Reflecting on Jesus’ Grandparents

A few days ago we celebrated the feast of Sts. Anne and Joachim, the parents of the Virgin Mary. Very little can be said about them with certainty. Neither of Mary’s parents are named in the Scriptures. We find these names in The Gospel of James, a book that is not one of the inspired books of the Bible.

Is the information found in this book and found in the human tradition reliable?

Who can say.

Then what do we know with certainty?

We know that they lived in Nazareth with their daughter Mary. We know that their union produced the Immaculate Conception. And we know that their grandchild is the Incarnate Word.

Like St. Joseph, Anne and Joachim were born into the same fallen humanity that we all possess. I imagine that when they welcomed their daughter into the world they wanted to give her a better life than they had. I spoke recently with some friends of mine who have children and they said that they always wonder what will be the thing they do that will start a chain reaction of unalterably forming their child’s character. They hope that they say and do things that will make them holier and more moral. But an ill-tempered word or disinterested slight is something that they fear may be the source of a lifetime of hurt.

I don’t know that Anne and Joachim were any different. Sometimes I think we imagine Jesus and Mary were born with fully formed personalities. And to be sure in His Divinity, Christ had a perfect and unchanging Personhood. But in their humanity, both Jesus and Mary had to learn the way all of us learn.

Human beings are interesting creatures, unique in this world. Think of how many species have young that walk right from birth or engage in self-reliant behavior immediately with no parenting. Human children require years and years of parenting because we are so different. That is because we, unlike all other earthly creatures, are rational animals. We find the fulfillment of our natural potential not only in physical perfection (as beasts do), but in mental perfection as well. This requires a great deal of education. Here, I do not mean anything as formal as school, though that can be a part of it. The most important education of all is the one that teaches them how to live rightly. We call this moral education. And this is something that is not simply taught in platitudes and lessons. It is something that usually has its best chance of being taught through example and modeling.

In the Gospel of Luke, Mary is portrayed as the model disciple. She says “Fiat!” that is “Let Your will be done!” to the angel and thus conceives Jesus. She then immediately shares this news with her cousin Elizabeth. Mary receives Christ and then proclaims Christ. And I have to imagine that her inclination to faith was influenced by her parents.

To be sure there are some families where children become pious not because of but in spite of their parents. But my experience as a religion teacher has taught me that while this happens, it is rare. Sometimes it seems to me that very little of what I do can have a transformational effect if the faith is not also reinforced and modeled at home.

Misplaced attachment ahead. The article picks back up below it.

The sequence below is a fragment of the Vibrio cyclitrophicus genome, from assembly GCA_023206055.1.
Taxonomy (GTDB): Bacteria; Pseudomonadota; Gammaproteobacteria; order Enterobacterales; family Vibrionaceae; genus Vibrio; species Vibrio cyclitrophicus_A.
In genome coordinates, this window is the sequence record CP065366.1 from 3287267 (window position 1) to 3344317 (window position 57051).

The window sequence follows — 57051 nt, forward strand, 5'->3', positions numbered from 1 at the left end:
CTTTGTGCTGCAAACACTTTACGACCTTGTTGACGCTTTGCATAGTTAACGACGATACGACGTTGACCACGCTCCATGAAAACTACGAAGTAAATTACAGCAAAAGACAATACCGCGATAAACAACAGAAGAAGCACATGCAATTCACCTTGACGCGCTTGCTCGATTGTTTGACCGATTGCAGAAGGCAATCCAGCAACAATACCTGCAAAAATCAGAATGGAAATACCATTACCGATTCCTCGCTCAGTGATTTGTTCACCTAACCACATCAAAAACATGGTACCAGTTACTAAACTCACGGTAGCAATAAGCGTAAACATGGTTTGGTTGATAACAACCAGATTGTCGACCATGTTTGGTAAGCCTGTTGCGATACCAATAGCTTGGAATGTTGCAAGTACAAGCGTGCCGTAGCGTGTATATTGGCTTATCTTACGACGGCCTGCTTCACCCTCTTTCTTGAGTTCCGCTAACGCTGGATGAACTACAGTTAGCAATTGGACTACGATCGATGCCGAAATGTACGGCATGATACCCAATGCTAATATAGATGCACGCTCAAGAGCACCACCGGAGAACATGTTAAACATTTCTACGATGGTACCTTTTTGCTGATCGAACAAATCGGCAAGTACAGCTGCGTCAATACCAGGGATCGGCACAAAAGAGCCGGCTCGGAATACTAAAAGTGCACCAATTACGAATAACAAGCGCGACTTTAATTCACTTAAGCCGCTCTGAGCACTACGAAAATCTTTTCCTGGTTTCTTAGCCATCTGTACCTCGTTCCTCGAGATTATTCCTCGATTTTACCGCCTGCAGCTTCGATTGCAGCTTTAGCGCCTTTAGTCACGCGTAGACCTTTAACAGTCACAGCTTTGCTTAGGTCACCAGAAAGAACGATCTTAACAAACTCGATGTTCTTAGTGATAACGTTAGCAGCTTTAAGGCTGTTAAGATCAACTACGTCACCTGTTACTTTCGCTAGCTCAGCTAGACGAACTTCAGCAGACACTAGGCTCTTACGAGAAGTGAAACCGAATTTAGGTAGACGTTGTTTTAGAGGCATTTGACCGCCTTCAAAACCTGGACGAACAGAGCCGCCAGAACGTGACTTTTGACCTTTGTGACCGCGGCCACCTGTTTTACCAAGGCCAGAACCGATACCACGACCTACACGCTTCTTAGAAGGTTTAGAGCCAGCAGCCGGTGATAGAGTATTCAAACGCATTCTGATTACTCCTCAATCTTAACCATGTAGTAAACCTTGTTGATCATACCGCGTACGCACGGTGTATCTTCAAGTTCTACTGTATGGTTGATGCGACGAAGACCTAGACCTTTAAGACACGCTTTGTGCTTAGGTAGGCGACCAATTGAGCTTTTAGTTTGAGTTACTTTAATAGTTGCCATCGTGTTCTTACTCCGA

And I think that Mary must have found some of the faith she modeled in her parents. Of course this is just reflection and conjecture on my part. But I have a great affection for Anne and Joachim because, like St. Joseph, they were given the awesome and awful privilege of permanently shaping the character of Our Lady and Our Lord.

If we took on that mindset, imagine how different our interactions with others would be. Imagine that everyone we meet is another Mary or Jesus and that we are charged with the duty to model the behavior that they must embody. The responsibility of it can seem overwhelming and we will fail often. But imagine how often Anne and Joachim failed, fallen humans that they are. And yet they raised the perfect daughter.

So let us honor this man and wife from a small rural town in Galilee whose love story changed human history forever. May we remember to model faith, hope, and love to all those who will learn from our example and make the world a better place.

Copyright WL Grayson, 2017

W.L. Grayson

W.L. Grayson

I am a devoutly Catholic theology teacher who loves a popular culture that often, quite frankly, hates me. I grew up absorbing every movie, TV show, comic book, science fiction novel, etc. I could find. As of today I’ve watched over 2100 movies and tv shows. They take up a huge part of my life. I don’t know that this is a good thing, but it has given me a common vocabulary to draw from in order to illustrate whatever theological point I make in class. I’ve used American Pie the song to explain the Book of Revelation (I’ll post on this some time later) and American Pie the movie to help explain Eucharist (don’t ask). The point is that the popular culture is popular for a reason. It is woven into the fabric of our lives and imaginations, for good or ill. In this blog I will attempt to bring together the things of heaven with the things of earth. Of course this goal may be too lofty for someone like me.

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